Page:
Surgical resection of tumors invading the aorta is a challenging procedure that usually requires cardiopulmonary bypass with or without hypothermia and circulatory arrest, and is associated with significant morbidity and mortality. Moreover, it is sometimes difficult to determine the extent and degree of tumor invasion preoperatively, which affects surgical planning. Recently, some reports have described the use of thoracic aortic endografts in facilitating the resection of tumors invading the aortic wall. Here, we report a case of surgical resection of a tumor invading the aorta, after the placement of a thoracic aortic endograft that could not prevent massive hemorrhage from the aortic defect.
Written consent has been obtained from the patient.
A 68-year-old man with well-controlled hypertension and diabetes mellitus was diagnosed with a mediastinal tumor. Preoperatively, computed tomography showed an anterior mediastinal tumor (Figure 1) with a maximum diameter of about 80 mm. The tumor extended to the left upper lobe of the lung, involving the left phrenic nerve, and was contiguous with the distal arch and left pulmonary artery. It was unclear if the tumor had invaded the aorta and pulmonary artery.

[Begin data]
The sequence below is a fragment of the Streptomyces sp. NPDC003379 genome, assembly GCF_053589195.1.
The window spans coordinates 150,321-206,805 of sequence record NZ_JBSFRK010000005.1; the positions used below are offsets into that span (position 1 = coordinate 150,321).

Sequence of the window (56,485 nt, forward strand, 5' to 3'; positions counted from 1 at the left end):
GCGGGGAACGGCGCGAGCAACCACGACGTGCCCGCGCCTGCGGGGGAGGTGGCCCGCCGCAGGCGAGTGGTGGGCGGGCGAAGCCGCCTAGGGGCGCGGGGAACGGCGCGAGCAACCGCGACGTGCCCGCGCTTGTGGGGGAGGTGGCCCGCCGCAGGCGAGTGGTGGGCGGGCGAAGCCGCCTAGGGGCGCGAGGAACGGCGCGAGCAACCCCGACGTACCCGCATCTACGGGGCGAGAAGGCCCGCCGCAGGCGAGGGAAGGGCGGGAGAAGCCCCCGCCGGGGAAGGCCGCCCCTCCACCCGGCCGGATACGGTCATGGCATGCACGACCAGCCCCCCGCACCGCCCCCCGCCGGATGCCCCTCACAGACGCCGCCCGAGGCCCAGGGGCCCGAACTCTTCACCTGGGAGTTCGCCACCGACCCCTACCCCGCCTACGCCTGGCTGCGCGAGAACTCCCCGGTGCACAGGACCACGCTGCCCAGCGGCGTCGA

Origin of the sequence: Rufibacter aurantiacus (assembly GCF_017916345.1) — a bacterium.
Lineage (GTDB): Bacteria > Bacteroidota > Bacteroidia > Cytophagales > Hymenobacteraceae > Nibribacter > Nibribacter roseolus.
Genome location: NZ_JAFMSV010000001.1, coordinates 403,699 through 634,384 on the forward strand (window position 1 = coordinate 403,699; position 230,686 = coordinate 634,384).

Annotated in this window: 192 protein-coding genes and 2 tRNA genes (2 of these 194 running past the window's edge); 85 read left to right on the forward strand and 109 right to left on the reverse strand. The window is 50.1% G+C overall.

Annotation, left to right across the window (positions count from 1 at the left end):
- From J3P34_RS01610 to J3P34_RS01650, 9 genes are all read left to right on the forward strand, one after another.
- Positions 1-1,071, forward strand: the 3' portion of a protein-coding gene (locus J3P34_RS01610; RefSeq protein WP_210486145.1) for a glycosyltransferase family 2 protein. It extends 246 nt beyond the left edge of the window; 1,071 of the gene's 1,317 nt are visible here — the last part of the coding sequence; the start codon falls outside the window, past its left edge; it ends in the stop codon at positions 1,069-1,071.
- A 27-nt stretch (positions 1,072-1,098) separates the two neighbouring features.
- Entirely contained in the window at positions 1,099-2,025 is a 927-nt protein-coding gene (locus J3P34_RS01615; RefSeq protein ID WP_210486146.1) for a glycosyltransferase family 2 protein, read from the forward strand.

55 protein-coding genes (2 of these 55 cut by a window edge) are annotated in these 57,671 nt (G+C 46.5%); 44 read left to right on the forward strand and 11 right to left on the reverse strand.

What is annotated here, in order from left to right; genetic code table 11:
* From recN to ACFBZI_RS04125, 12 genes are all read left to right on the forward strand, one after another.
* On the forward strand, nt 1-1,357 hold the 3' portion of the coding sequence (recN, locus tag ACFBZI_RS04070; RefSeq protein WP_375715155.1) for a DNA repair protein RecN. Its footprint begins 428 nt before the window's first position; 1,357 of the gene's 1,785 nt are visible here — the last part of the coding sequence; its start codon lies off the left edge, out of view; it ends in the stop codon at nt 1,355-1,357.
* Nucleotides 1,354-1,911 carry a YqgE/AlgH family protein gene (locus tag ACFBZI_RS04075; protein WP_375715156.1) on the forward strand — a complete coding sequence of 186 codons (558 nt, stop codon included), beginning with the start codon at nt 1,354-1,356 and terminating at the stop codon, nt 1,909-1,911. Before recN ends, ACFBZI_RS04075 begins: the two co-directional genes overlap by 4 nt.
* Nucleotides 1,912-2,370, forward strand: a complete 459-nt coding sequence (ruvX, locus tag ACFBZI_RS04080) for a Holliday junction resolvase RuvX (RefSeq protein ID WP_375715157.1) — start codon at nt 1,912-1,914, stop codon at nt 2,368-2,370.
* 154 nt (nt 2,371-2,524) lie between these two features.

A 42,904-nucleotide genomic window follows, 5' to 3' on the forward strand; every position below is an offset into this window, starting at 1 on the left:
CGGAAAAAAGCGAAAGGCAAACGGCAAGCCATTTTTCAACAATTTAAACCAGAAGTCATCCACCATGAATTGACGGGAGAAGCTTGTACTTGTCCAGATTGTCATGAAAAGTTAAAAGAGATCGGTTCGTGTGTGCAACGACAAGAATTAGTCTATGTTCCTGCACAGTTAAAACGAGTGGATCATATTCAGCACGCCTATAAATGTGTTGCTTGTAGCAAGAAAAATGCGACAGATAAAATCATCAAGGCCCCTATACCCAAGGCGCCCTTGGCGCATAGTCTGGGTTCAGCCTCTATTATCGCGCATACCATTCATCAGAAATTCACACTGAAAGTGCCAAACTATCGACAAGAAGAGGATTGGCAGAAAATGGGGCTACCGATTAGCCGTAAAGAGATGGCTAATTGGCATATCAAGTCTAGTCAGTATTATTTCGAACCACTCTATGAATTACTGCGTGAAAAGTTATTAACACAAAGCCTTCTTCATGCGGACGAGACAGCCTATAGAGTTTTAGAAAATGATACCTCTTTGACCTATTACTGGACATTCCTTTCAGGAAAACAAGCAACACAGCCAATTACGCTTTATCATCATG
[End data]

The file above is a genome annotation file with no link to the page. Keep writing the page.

The planned 1-stage surgery included median sternotomy, tumor resection, left upper lobectomy with or without endovascular stent graft placement in the distal arch, and pulmonary artery resection and reconstruction, depending on the extent of the tumor invasion. General anesthesia was induced uneventfully. We used a 37-French left-sided double-lumen endobronchial tube and a left radial arterial line as well as a central venous catheter and sheath introducer in the right internal jugular vein. Transesophageal echocardiography (TEE) was used to clarify the presence or absence of tumor invasion. TEE showed a smooth endothelial border, but the tumor was contiguous with the distal arch and the adventitial border was not clear (Figure 2). The final decision on the tumor invasion and surgical plan was delayed until findings were obtained from surgical exposure.